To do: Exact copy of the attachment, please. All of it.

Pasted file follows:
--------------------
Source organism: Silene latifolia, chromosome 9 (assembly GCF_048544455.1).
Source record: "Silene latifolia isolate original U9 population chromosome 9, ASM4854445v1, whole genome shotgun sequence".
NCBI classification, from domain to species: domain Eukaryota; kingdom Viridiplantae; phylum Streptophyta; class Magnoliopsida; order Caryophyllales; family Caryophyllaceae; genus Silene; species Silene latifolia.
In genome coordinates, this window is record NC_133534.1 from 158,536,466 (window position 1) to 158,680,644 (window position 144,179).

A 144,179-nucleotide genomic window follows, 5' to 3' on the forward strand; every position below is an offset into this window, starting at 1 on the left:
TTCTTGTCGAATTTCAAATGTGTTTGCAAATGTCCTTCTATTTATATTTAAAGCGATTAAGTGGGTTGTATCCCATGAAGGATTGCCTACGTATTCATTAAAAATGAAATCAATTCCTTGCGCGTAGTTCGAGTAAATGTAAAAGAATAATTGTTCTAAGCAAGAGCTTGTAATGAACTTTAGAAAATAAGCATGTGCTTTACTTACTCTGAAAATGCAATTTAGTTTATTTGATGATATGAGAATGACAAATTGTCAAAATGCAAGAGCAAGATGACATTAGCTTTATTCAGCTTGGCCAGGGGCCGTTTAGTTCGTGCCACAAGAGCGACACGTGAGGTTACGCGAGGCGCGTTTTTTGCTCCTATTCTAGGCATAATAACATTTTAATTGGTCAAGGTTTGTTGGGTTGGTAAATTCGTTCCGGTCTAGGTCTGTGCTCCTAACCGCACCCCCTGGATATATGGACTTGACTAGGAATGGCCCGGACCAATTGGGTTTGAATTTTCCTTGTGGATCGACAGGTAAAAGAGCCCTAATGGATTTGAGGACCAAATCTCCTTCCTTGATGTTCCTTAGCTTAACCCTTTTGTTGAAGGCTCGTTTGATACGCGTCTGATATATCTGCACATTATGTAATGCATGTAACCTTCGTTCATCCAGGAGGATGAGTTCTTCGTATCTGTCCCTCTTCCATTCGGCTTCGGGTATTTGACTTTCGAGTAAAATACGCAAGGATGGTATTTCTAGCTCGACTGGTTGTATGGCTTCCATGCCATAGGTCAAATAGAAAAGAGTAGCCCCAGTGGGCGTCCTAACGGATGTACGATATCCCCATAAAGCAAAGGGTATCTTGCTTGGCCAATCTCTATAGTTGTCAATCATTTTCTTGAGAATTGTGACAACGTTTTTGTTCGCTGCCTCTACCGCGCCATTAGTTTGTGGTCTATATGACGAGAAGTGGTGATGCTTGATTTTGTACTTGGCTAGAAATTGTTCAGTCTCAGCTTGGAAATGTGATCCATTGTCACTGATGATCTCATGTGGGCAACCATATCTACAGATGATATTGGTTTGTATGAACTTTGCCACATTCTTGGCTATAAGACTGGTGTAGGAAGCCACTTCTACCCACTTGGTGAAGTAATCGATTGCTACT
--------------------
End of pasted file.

Source organism: Silene latifolia, chromosome 9 (assembly GCF_048544455.1).
Source record: "Silene latifolia isolate original U9 population chromosome 9, ASM4854445v1, whole genome shotgun sequence".
NCBI classification, from domain to species: domain Eukaryota; kingdom Viridiplantae; phylum Streptophyta; class Magnoliopsida; order Caryophyllales; family Caryophyllaceae; genus Silene; species Silene latifolia.
In genome coordinates, this window is record NC_133534.1 from 158,536,466 (window position 1) to 158,680,644 (window position 144,179).

A 144,179-nucleotide genomic window follows, 5' to 3' on the forward strand; every position below is an offset into this window, starting at 1 on the left:
TTCTTGTCGAATTTCAAATGTGTTTGCAAATGTCCTTCTATTTATATTTAAAGCGATTAAGTGGGTTGTATCCCATGAAGGATTGCCTACGTATTCATTAAAAATGAAATCAATTCCTTGCGCGTAGTTCGAGTAAATGTAAAAGAATAATTGTTCTAAGCAAGAGCTTGTAATGAACTTTAGAAAATAAGCATGTGCTTTACTTACTCTGAAAATGCAATTTAGTTTATTTGATGATATGAGAATGACAAATTGTCAAAATGCAAGAGCAAGATGACATTAGCTTTATTCAGCTTGGCCAGGGGCCGTTTAGTTCGTGCCACAAGAGCGACACGTGAGGTTACGCGAGGCGCGTTTTTTGCTCCTATTCTAGGCATAATAACATTTTAATTGGTCAAGGTTTGTTGGGTTGGTAAATTCGTTCCGGTCTAGGTCTGTGCTCCTAACCGCACCCCCTGGATATATGGACTTGACTAGGAATGGCCCGGACCAATTGGGTTTGAATTTTCCTTGTGGATCGACAGGTAAAAGAGCCCTAATGGATTTGAGGACCAAATCTCCTTCCTTGATGTTCCTTAGCTTAACCCTTTTGTTGAAGGCTCGTTTGATACGCGTCTGATATATCTGCACATTATGTAATGCATGTAACCTTCGTTCATCCAGGAGGATGAGTTCTTCGTATCTGTCCCTCTTCCATTCGGCTTCGGGTATTTGACTTTCGAGTAAAATACGCAAGGATGGTATTTCTAGCTCGACTGGTTGTATGGCTTCCATGCCATAGGTCAAATAGAAAAGAGTAGCCCCAGTGGGCGTCCTAACGGATGTACGATATCCCCATAAAGCAAAGGGTATCTTGCTTGGCCAATCTCTATAGTTGTCAATCATTTTCTTGAGAATTGTGACAACGTTTTTGTTCGCTGCCTCTACCGCGCCATTAGTTTGTGGTCTATATGACGAGAAGTGGTGATGCTTGATTTTGTACTTGGCTAGAAATTGTTCAGTCTCAGCTTGGAAATGTGATCCATTGTCACTGATGATCTCATGTGGGCAACCATATCTACAGATGATATTGGTTTGTATGAACTTTGCCACATTCTTGGCTATAAGACTGGTGTAGGAAGCCACTTCTACCCACTTGGTGAAGTAATCGATTGCTACT